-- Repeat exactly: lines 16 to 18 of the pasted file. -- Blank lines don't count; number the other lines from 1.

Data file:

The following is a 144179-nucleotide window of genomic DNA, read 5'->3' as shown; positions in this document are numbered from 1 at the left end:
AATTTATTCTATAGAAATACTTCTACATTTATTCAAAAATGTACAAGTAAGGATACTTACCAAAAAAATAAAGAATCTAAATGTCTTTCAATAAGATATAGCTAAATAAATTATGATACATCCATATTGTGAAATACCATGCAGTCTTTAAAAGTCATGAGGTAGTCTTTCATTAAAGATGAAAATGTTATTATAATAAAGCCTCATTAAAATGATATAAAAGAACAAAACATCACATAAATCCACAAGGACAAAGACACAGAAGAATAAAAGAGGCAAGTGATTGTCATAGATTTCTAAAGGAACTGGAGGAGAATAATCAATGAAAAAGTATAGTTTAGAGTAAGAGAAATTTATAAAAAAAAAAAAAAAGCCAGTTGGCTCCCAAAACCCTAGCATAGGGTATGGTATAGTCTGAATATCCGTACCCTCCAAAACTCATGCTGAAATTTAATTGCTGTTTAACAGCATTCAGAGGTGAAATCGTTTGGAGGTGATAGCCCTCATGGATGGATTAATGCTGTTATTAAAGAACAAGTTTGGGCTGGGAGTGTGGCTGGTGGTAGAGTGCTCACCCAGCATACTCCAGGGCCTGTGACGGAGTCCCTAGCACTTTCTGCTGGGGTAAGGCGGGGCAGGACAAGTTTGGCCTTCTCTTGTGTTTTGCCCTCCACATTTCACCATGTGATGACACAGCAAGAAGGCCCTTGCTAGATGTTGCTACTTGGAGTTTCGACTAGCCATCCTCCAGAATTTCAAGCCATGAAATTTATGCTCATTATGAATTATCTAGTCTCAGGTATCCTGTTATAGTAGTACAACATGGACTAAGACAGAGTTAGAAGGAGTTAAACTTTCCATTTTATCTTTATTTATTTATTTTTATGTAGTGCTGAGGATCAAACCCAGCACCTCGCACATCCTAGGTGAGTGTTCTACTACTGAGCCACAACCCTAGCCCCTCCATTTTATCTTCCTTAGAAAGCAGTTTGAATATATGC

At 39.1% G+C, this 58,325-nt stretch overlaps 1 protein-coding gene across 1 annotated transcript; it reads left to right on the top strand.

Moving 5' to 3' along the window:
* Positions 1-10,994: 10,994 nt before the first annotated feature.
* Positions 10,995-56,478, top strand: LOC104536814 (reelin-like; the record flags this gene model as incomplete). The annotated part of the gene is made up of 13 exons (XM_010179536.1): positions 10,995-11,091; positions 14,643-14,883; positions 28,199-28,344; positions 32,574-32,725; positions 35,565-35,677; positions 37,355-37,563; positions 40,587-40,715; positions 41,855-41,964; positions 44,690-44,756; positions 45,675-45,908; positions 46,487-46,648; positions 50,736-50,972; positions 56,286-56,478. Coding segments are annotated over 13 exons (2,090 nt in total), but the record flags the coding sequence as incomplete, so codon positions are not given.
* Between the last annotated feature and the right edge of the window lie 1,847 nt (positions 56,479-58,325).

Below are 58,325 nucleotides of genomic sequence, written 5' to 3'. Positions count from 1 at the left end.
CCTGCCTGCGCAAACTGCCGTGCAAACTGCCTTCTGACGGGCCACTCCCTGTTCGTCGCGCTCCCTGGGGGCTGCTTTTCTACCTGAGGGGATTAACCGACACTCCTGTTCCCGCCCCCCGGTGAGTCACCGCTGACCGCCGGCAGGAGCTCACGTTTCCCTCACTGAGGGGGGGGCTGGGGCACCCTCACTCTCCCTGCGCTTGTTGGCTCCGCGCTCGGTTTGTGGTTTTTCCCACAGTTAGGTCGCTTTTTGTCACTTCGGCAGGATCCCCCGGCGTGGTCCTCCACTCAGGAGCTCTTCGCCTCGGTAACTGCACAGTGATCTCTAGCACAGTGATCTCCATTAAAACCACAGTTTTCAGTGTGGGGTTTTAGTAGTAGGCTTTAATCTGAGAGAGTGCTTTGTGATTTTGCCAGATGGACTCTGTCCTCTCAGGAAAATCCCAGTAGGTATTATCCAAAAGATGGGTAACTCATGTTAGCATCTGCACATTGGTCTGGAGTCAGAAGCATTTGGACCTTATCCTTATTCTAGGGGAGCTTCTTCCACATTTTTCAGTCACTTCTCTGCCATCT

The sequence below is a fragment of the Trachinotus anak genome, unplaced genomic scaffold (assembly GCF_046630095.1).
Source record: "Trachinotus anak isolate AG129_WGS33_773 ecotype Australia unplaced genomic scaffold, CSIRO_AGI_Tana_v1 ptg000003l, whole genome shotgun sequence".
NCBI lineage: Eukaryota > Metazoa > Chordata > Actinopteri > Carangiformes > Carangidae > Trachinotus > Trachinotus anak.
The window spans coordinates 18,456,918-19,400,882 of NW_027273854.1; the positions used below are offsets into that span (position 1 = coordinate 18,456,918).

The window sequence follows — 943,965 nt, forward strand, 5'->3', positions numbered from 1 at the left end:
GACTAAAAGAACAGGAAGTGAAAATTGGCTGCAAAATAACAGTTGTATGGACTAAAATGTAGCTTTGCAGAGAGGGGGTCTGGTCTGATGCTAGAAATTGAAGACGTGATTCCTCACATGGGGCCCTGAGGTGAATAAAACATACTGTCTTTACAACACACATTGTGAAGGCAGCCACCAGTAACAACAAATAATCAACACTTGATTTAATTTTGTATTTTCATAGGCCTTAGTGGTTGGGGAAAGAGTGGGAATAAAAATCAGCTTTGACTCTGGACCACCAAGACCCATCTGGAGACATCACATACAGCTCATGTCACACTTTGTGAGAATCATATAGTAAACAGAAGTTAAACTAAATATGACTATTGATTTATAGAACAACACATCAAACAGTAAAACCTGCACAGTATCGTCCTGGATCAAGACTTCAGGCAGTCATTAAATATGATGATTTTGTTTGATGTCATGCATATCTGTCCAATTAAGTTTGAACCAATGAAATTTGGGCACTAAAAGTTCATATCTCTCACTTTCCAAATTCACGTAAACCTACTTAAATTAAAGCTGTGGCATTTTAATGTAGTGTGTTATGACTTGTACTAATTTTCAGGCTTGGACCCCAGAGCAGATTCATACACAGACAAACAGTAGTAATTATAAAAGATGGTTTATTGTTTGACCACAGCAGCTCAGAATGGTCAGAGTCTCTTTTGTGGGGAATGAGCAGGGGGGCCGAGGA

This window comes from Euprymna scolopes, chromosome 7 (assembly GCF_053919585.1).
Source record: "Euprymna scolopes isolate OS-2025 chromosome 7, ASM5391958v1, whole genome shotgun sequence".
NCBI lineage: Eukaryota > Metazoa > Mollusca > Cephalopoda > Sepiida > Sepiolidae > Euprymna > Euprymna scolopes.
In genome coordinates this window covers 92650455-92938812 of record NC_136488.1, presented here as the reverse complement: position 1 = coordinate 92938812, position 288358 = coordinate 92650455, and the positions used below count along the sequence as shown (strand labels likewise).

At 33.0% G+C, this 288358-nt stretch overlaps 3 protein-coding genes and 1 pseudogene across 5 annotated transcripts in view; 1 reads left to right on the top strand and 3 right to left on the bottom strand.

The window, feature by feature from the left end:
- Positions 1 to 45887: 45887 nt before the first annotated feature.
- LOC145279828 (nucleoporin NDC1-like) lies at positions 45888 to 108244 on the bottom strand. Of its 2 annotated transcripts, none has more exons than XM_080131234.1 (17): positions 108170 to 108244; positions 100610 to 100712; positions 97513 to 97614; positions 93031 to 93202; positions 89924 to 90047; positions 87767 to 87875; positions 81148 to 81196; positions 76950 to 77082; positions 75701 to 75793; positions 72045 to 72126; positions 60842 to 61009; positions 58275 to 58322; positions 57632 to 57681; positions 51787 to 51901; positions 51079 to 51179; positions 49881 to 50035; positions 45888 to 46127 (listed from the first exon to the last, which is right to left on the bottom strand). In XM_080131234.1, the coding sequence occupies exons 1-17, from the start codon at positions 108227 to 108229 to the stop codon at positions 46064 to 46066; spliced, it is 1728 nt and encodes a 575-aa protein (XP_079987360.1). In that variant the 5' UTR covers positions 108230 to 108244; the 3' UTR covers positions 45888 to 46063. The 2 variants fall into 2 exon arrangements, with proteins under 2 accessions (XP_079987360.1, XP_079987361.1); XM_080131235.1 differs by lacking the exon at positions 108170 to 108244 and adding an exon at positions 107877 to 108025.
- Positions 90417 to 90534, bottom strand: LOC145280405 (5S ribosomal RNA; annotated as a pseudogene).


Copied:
This window comes from Euprymna scolopes, chromosome 7 (assembly GCF_053919585.1).
Source record: "Euprymna scolopes isolate OS-2025 chromosome 7, ASM5391958v1, whole genome shotgun sequence".
NCBI lineage: Eukaryota > Metazoa > Mollusca > Cephalopoda > Sepiida > Sepiolidae > Euprymna > Euprymna scolopes.